"Dede's Walk With God"

The Trouble Pile

"Where do you go
today, old man.
With that great load
there on your back?"
The old man just grumbled
as he hobbled a long
Holding Tight to
the bulging sack.

"I say, old man,
"cried the boy again
"Do you carry
a sack of gold?"
"Nay, lad,"
the old man whispered.
"Tis just troubles
that's all I hold."

"This sack I've carried,
all my life
Each trouble I've had is here.
They've grown till now,
my back grows bent
With every passing year.

"There's grief and pain,
there's hurt and woe,
There are trials
and sins galore
But I'm going now
to the trouble pile
and I won't pack
these no more."

The boy looked up
with a troubled glance.
"Tell me, what's
the trouble pile?
I'd like to know,
and while we talk
You can sit
and rest a while."

"I lack the time,"
the old man said,
I've got to rush along.
I want to get to the trouble pile
"Fore the little troubles are gone.

"You see, it's a place
where all can go
To trade troubles
great and small
You can leave yours there
and pick new ones up.
Why, I'll trade 'till
I've none at all."

The boy glanced down
at his twisted leg,
And he blinked to hold back a tear.
"Could I trade this leg
for a good one," he asked,
"If the trouble pile was here?"

"Of course, you could,"
the old man was gruff.
"But there's still
a long way to go.
I've got to hurry or I'll be late,
And crippled you'd be too slow."

So the boy sat down
and watched the man,
Disappear in the morning light,
The hours wore on
and still he watched
As the day moved on to night.

At last, there in the distance,
The old man walked tall and strong,
A bulging sack still on his back,
But on his lips, a song.

"I see you traded, mister,
And lost your heavy load,
His little voice grew wistful
As he looked back down the road.

The old man grinned
and tossed his bag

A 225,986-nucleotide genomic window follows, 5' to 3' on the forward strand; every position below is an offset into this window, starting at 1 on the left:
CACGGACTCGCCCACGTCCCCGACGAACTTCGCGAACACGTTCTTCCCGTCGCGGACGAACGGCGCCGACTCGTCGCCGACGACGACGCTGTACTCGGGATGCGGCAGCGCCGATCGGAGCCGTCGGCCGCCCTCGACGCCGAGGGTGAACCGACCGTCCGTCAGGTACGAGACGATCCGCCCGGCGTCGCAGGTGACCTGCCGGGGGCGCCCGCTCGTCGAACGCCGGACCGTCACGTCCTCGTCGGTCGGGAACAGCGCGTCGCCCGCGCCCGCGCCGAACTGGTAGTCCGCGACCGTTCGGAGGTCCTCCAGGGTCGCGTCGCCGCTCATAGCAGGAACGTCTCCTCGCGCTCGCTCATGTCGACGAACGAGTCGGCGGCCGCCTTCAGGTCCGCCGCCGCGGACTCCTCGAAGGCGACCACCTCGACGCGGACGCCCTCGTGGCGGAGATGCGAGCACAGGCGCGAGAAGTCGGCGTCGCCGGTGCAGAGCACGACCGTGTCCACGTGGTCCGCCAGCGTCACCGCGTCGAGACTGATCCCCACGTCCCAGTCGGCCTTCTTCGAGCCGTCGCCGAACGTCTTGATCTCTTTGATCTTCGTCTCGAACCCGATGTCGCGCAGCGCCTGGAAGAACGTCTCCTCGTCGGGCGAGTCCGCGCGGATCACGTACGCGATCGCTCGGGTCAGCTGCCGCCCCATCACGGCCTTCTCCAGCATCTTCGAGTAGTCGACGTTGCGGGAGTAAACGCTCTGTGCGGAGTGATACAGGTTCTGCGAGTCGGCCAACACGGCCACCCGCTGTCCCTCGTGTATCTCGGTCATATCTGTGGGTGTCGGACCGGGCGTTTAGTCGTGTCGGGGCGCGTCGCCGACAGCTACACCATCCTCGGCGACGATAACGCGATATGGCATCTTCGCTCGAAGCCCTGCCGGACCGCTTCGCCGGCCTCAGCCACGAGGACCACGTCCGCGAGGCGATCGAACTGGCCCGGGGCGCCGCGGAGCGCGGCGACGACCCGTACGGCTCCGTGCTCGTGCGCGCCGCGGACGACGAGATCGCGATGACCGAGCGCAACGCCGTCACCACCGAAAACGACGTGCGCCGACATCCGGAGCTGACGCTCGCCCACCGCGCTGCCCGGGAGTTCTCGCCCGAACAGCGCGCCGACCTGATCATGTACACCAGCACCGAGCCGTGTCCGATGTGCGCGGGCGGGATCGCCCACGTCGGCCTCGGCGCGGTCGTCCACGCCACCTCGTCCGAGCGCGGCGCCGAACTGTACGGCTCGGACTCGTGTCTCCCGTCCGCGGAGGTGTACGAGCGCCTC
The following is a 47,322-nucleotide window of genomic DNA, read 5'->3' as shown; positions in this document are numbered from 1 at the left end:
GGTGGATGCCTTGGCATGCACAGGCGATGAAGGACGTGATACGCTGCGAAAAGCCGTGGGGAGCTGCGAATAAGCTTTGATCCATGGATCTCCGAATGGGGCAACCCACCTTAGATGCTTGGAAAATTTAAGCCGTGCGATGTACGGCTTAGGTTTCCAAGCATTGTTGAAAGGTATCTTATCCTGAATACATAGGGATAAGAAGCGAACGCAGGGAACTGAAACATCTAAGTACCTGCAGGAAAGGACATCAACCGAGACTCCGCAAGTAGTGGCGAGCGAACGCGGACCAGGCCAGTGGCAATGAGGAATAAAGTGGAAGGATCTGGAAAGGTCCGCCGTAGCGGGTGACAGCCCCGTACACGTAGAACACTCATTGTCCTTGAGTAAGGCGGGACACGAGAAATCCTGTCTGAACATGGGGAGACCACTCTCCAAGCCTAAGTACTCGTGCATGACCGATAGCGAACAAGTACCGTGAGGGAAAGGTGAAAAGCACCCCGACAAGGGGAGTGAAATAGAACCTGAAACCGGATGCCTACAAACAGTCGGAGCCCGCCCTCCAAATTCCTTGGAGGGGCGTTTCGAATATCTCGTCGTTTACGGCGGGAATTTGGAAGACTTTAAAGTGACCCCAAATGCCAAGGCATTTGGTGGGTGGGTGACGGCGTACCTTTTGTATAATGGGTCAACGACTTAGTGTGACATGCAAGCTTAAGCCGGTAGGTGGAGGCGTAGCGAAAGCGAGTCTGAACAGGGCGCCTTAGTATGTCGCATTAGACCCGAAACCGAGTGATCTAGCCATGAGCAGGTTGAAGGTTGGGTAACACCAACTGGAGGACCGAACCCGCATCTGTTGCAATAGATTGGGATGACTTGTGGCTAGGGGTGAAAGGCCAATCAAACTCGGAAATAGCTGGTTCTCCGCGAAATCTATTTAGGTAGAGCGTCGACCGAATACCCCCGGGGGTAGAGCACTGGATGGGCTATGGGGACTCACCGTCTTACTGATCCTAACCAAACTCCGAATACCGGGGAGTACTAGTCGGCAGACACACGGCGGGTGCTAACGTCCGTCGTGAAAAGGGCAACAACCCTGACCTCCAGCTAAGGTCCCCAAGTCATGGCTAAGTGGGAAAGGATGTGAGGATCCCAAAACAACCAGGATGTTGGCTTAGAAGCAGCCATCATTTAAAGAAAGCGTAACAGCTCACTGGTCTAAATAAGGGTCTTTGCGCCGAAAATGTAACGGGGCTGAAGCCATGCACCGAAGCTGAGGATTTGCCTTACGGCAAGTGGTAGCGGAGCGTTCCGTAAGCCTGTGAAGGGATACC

With a thud, in the dusty track.
And he smiled a smile
at the little boy
As he sat and leaned lazily back.

"Now, I'll tell you, lad,
though you'll not believe
But that sack is the same as I had.
When I saw the troubles of other folks.
I found mine not half so bad.

"Sure, I've hardly got a trouble now,
And I'll tell you something too
If you could see that trouble pile,
You'd keep that bad leg too.

"Cause I've done a bit of thinking
As I walked along the way.
And if we worked hard
on that leg of yours
It would grow straight
and strong to stay,

"Now I've really
nothing much to do
And a crutch I could make for a start."
Then he hugged the boy to hide a tear,
And the joy in an old man's heart.

So the boy and the man
worked together,
From morning to the last
light of day,
And the twisted leg
finally was straightened,
And the boy could soon
run and play.

It was then the old man
knew he must leave,
And again he shouldered his sack,
But no longer did it bulge
with his troubles
It just hung there
loose on his back!

For while he was helping another.
His own troubles faded away,
He had truly found the trouble pile,
It's there if you look for the way.
~~ Author Unknown ~~


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           "Dede's Walk With God"


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